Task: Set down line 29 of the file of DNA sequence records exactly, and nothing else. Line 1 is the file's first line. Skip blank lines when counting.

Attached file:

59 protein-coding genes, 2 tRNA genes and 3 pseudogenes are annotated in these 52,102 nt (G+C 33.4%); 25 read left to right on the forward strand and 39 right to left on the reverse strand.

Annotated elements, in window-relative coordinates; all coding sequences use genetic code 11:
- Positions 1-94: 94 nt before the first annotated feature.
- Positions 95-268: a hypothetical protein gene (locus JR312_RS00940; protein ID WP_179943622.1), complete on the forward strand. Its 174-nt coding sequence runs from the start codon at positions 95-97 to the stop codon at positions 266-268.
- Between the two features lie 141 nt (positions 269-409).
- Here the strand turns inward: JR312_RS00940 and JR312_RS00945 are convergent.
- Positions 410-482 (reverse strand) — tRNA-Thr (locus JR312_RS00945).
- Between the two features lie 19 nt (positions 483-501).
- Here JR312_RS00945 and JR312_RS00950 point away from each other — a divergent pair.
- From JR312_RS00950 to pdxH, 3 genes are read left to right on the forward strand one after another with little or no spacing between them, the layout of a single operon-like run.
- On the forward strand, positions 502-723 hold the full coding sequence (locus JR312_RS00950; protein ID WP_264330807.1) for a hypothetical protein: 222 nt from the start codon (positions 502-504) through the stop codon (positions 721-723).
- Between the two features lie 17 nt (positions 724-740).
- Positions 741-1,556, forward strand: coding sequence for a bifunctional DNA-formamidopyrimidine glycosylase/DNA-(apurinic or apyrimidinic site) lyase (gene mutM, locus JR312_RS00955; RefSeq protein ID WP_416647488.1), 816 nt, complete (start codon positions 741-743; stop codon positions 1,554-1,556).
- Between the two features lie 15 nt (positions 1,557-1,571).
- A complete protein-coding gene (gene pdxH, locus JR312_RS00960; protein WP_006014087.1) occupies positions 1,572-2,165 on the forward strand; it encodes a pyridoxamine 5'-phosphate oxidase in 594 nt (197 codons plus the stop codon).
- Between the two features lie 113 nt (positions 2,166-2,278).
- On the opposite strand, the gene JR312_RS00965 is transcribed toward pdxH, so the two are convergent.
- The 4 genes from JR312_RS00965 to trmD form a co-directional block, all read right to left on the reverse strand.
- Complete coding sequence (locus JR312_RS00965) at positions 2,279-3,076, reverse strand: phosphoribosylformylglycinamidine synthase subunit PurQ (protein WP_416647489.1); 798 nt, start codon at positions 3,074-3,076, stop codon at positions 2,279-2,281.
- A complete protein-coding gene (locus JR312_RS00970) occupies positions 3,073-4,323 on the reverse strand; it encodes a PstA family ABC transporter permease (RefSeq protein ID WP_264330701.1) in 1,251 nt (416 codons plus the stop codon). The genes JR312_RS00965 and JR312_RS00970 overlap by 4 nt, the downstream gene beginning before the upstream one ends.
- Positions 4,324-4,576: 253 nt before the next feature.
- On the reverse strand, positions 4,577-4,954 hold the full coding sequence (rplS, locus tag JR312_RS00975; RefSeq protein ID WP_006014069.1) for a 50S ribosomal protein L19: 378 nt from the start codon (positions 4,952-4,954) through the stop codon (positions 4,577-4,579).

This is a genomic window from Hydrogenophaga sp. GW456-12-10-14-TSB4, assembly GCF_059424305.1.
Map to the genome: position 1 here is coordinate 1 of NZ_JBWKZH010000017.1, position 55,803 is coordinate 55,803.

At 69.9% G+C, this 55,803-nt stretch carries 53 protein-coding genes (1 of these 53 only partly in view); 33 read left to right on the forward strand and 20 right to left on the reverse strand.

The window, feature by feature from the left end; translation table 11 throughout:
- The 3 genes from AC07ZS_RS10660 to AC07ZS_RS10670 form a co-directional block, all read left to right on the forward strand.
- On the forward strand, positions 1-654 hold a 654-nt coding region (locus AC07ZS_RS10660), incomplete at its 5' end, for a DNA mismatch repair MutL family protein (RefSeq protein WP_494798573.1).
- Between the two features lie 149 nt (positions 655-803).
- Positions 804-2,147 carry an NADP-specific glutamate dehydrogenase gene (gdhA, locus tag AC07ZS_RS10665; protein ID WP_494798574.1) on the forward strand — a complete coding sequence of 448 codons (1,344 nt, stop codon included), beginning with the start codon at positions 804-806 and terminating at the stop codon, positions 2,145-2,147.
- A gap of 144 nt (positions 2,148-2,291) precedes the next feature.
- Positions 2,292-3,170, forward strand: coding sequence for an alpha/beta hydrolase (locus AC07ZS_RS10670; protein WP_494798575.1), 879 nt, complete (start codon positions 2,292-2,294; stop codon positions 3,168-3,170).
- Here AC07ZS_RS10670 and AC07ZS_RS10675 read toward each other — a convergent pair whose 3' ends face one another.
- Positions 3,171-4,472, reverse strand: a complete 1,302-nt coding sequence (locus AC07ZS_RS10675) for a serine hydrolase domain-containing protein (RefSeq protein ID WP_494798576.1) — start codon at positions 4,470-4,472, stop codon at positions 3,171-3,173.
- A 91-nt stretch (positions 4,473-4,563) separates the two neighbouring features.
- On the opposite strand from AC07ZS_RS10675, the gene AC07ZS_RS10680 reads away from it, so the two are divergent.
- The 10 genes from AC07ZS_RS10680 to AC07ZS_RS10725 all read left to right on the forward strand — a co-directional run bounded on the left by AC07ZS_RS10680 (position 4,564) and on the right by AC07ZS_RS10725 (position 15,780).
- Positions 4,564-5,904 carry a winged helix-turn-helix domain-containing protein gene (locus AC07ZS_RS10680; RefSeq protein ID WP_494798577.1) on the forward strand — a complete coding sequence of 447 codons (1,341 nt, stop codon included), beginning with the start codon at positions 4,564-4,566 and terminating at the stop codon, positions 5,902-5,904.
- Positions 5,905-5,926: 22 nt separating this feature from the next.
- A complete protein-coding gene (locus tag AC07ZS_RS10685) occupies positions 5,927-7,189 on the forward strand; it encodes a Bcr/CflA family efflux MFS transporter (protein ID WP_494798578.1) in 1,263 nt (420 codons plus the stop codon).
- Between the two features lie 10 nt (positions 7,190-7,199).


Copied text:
- Between the two features lie 149 nt (positions 655-803).